voting shares


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Common Stock

Stock in a publicly-traded company that entitles holders to vote in the annual meeting, to elect the board of directors, and to generally exercise control of the company. While common stockholders are important in terms of their level of control, they have the least precedence in the event of liquidation. That is, if the company goes bankrupt, common stockholders do not receive any money until all bondholders, other debt holders, and preferred shareholders are paid in full. Likewise, common stock is not entitled to a guaranteed dividend. Common stock is also called ordinary stock.

voting shares

the ORDINARY SHARES that allow the SHAREHOLDERS to cast a vote for each share held at a company's ANNUAL GENERAL MEETING. See also SHARE CAPITAL.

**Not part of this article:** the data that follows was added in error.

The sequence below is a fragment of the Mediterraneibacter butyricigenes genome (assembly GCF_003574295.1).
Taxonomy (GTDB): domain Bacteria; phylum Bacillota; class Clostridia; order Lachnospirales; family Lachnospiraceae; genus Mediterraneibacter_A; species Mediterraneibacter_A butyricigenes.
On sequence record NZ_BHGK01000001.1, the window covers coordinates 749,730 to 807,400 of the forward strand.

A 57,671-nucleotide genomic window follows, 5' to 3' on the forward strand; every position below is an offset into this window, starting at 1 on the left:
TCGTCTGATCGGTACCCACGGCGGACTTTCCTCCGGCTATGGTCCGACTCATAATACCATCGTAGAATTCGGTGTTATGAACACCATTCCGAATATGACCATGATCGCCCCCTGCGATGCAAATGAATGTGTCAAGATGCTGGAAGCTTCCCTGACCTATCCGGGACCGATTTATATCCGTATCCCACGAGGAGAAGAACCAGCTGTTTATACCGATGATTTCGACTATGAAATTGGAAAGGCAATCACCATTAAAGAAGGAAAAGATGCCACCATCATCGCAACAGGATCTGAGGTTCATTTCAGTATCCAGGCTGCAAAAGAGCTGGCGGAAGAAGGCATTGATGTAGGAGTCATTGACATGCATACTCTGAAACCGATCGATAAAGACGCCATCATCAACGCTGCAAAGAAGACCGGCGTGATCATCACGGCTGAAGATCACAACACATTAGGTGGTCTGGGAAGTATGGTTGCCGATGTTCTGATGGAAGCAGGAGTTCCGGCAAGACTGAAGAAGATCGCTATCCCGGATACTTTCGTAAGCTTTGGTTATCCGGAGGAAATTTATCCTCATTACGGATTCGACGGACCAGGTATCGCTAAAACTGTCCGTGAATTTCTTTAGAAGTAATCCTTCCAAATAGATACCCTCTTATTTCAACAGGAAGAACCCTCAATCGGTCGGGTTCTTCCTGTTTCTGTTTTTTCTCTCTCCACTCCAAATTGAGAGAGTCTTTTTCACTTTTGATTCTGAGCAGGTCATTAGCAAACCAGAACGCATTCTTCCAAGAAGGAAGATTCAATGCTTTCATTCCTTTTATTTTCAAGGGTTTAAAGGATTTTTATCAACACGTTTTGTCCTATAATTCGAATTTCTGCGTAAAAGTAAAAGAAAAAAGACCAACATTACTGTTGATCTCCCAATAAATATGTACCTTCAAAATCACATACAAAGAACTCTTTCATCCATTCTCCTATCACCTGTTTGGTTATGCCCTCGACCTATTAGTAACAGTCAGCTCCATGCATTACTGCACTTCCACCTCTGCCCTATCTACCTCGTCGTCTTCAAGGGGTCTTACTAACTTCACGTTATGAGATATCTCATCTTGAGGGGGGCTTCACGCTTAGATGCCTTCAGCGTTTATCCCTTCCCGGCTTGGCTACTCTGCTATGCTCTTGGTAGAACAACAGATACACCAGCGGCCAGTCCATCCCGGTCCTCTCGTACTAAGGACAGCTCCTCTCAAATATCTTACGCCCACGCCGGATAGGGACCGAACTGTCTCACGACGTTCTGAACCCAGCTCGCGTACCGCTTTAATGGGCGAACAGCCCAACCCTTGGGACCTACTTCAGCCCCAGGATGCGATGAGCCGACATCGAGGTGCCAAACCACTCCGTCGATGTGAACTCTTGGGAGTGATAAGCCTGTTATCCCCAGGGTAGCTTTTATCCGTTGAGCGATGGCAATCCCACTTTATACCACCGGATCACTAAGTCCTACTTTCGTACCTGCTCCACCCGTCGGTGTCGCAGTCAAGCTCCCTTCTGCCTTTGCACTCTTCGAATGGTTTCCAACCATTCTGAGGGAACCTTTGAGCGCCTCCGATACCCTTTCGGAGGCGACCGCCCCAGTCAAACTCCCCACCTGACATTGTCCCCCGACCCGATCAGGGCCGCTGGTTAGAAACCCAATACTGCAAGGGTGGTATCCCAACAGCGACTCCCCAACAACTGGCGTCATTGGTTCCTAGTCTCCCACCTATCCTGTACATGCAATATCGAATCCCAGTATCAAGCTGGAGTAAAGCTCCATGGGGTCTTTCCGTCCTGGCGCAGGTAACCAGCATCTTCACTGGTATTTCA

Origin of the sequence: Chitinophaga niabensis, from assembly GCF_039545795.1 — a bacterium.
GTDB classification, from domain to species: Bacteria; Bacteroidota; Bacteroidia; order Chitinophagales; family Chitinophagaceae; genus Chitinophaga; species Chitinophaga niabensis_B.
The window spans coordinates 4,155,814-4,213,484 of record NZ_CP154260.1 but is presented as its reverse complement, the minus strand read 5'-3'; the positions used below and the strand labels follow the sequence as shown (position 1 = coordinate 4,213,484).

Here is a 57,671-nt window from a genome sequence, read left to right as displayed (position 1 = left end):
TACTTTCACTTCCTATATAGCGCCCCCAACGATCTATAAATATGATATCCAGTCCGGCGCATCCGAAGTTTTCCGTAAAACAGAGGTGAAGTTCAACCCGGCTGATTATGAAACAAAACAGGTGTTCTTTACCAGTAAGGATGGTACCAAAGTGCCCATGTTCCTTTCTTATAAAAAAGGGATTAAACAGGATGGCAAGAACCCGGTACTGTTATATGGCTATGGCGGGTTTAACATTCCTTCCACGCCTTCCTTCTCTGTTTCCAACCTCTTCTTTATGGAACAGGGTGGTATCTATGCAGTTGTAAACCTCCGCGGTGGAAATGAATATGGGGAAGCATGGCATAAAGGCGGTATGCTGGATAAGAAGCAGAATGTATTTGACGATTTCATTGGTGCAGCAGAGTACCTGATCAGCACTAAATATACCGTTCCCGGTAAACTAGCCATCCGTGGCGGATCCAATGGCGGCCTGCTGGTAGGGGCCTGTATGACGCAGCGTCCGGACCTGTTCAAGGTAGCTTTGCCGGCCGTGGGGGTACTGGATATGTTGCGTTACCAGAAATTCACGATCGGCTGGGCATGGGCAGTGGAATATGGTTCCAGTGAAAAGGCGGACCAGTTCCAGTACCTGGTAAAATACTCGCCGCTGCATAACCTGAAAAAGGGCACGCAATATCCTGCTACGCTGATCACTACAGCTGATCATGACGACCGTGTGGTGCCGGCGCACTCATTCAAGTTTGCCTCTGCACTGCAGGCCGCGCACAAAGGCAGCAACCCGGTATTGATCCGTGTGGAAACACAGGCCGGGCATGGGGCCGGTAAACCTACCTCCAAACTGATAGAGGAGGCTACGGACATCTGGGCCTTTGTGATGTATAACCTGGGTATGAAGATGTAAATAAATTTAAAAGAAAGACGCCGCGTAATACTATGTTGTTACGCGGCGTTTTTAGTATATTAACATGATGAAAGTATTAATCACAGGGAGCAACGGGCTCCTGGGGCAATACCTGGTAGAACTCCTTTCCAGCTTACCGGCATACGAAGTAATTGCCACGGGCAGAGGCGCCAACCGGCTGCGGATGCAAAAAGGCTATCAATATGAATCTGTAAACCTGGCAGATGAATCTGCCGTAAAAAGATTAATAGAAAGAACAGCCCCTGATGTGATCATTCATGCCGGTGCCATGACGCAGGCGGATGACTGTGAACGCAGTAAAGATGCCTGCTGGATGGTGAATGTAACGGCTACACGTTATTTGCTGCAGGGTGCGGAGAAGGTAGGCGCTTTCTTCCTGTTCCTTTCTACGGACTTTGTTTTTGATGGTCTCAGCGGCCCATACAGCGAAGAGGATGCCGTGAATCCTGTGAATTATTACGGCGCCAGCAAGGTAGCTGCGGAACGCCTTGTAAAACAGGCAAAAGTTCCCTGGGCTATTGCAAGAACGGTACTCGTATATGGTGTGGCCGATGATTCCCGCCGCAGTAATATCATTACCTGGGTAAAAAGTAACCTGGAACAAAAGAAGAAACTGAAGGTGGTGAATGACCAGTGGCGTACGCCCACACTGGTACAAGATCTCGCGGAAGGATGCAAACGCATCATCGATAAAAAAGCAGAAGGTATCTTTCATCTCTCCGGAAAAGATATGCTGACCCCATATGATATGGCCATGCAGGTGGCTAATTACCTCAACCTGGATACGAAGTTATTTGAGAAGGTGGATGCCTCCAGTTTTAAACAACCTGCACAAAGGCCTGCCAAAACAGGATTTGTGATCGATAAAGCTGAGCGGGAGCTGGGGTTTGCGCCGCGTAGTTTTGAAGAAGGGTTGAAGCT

voting shares

the ORDINARY SHARES that allow a SHAREHOLDER to cast a vote for each share held at a company's ANNUAL GENERAL MEETING. See also SHARE CAPITAL.
References in periodicals archive ?
Glen Burnie has adopted a shareholders rights plan that becomes effective when a shareholder who has acquired or obtained the right to acquire 10 percent or more of Glen Burnie's voting shares before the adoption of the plan acquires 20 percent or more of its voting shares.
Commenter represents that Glen Burnie has elected to be subject to a provision in Maryland law that generally prohibits a shareholder who owns 20 percent or more of a company's voting shares ("control shares") from voting the control shares unless the right to vote the control shares has been approved by two-thirds of the company's disinterested shareholders.
in which the Board denied a bank holding company's application to acquire less than 25 percent of the voting shares of a bank because a single shareholder held more than 50 percent of the voting shares of the bank and vigorously opposed the acquisition.